Potential antifertility agents from plants: a comprehensive review

J Ethnopharmacol. 2012 Mar 6;140(1):1-32. doi: 10.1016/j.jep.2011.12.039. Epub 2012 Jan 5.


Ethnopharmacological relevance: Traditional medicines are practiced worldwide for regulation fertility since ancient times. This review provides a comprehensive summary of medicinal flora inhabitating throughout the world regarding their traditional usage by various tribes/ethnic groups for fertility regulation in females.

Materials and methods: Bibliographic investigation was carried out by analyzing classical text books and peer reviewed papers, consulting worldwide accepted scientific databases from the last six decades. Plants/their parts/extracts traditionally used for abortion, contraception, emmenagogue and sterilization purposes have been considered as antifertility agents. Research status of selected potential plant species has been discussed. Further, compounds isolated from plants with attributed fertility regulating potentials are also classified into three categories: (a) phytoconstituents with anti-implantation activity, (b) phytoconstituents with abortifacient activity and (c) phytoconstituents with contraceptive activity.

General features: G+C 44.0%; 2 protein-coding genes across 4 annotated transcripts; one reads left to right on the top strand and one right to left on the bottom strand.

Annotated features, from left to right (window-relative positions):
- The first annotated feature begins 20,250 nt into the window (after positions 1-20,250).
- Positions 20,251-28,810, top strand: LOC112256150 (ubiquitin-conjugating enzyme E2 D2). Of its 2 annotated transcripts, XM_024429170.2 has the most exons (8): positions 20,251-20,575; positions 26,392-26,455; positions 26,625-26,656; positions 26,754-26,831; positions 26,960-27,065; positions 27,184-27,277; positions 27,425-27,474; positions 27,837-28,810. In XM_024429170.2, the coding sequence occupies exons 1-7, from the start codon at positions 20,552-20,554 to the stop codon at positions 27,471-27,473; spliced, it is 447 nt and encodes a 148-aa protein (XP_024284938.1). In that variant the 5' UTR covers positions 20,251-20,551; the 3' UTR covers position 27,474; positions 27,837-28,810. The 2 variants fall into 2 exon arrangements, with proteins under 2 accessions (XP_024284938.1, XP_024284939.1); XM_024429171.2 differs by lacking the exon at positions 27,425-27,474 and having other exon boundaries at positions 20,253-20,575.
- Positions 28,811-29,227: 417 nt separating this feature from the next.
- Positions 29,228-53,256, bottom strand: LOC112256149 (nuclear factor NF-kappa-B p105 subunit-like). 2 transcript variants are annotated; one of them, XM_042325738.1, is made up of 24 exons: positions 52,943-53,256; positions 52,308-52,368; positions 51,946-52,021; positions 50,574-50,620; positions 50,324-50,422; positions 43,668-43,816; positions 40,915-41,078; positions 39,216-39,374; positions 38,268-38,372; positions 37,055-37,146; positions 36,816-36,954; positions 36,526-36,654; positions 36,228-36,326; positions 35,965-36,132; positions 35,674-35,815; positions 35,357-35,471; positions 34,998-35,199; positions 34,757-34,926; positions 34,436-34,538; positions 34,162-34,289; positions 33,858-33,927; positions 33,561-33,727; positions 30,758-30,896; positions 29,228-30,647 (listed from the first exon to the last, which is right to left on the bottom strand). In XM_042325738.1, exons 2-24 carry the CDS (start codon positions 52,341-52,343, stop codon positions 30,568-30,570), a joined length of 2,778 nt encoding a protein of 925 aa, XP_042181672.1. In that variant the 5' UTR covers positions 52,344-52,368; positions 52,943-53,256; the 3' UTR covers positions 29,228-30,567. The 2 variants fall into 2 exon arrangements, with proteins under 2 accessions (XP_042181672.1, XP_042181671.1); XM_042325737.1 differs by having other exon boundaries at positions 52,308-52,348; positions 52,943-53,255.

Results: 577 plant species belonging to 122 families, traditionally used in fertility regulation in females, have been recorded, of which 298 plants have been mentioned as abortifacients (42%), 188 as contraceptives (31%), 149 as emmenagogues (24%), and 17 as sterilizers. Among 122 plant families, fabaceae constitutes 49.2%, asteraceae 40.98%, euphorbiaceae 19.7%, apiaceae 16.4%, poaceae 12.3%, labiateae 11.5%, and others in lesser proportion. Various plant parts used in fertility regulation include leaves (25%), roots (22%), fruits (15%), seeds (12%), stem/stem bark (37%), and flowers (4%). Some active compounds, isolated from about various plant species, have been reported to possess significant antifertility potential.

Conclusion: This review clearly indicates that it is time to increase the number of experimental studies to find out novel potential chemical entities from such a vast array of unexploited plants having traditional role in fertility regulation. Also, the mechanisms of action by which plant extracts and their active compounds exert antifertility effects remain to be studied.

Publication types

  • Research Support, Non-U.S. Gov't
  • Review

MeSH terms

  • Abortifacient Agents*
  • Contraception
  • Contraceptive Agents*
  • Ethnopharmacology*
  • Female
  • Fertility / drug effects*
  • Humans
  • Infertility
  • Menstruation-Inducing Agents*
  • Phytotherapy*
  • Plant Extracts / pharmacology
  • Plant Structures
  • Plants / chemistry*
  • Pregnancy


  • Abortifacient Agents
  • Contraceptive Agents
  • Menstruation-Inducing Agents
  • Plant Extracts